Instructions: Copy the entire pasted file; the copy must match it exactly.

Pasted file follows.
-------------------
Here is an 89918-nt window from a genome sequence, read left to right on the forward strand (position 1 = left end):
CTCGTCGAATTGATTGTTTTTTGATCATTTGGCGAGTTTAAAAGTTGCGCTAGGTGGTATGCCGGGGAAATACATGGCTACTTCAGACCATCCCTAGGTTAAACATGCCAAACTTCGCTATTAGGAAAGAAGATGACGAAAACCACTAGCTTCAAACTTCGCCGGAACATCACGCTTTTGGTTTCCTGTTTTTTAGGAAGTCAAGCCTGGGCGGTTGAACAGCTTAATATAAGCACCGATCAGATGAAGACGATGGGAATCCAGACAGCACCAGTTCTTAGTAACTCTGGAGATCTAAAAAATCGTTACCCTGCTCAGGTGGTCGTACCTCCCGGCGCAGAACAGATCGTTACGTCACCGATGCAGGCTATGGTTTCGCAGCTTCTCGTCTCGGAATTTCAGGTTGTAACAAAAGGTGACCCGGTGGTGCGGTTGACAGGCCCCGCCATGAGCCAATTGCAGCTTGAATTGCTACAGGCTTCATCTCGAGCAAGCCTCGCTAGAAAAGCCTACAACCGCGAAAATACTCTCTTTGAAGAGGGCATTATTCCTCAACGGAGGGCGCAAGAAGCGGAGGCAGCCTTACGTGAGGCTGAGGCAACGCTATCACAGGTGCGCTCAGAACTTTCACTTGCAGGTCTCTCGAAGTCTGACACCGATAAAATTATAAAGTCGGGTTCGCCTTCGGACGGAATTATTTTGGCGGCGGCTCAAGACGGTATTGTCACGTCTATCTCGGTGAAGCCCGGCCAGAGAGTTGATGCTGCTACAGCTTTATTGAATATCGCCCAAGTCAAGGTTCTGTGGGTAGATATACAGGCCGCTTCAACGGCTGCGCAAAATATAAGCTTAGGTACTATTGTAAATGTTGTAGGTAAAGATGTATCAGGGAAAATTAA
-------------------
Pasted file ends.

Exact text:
Here is an 89918-nt window from a genome sequence, read left to right on the forward strand (position 1 = left end):
CTCGTCGAATTGATTGTTTTTTGATCATTTGGCGAGTTTAAAAGTTGCGCTAGGTGGTATGCCGGGGAAATACATGGCTACTTCAGACCATCCCTAGGTTAAACATGCCAAACTTCGCTATTAGGAAAGAAGATGACGAAAACCACTAGCTTCAAACTTCGCCGGAACATCACGCTTTTGGTTTCCTGTTTTTTAGGAAGTCAAGCCTGGGCGGTTGAACAGCTTAATATAAGCACCGATCAGATGAAGACGATGGGAATCCAGACAGCACCAGTTCTTAGTAACTCTGGAGATCTAAAAAATCGTTACCCTGCTCAGGTGGTCGTACCTCCCGGCGCAGAACAGATCGTTACGTCACCGATGCAGGCTATGGTTTCGCAGCTTCTCGTCTCGGAATTTCAGGTTGTAACAAAAGGTGACCCGGTGGTGCGGTTGACAGGCCCCGCCATGAGCCAATTGCAGCTTGAATTGCTACAGGCTTCATCTCGAGCAAGCCTCGCTAGAAAAGCCTACAACCGCGAAAATACTCTCTTTGAAGAGGGCATTATTCCTCAACGGAGGGCGCAAGAAGCGGAGGCAGCCTTACGTGAGGCTGAGGCAACGCTATCACAGGTGCGCTCAGAACTTTCACTTGCAGGTCTCTCGAAGTCTGACACCGATAAAATTATAAAGTCGGGTTCGCCTTCGGACGGAATTATTTTGGCGGCGGCTCAAGACGGTATTGTCACGTCTATCTCGGTGAAGCCCGGCCAGAGAGTTGATGCTGCTACAGCTTTATTGAATATCGCCCAAGTCAAGGTTCTGTGGGTAGATATACAGGCCGCTTCAACGGCTGCGCAAAATATAAGCTTAGGTACTATTGTAAATGTTGTAGGTAAAGATGTATCAGGGAAAATTAA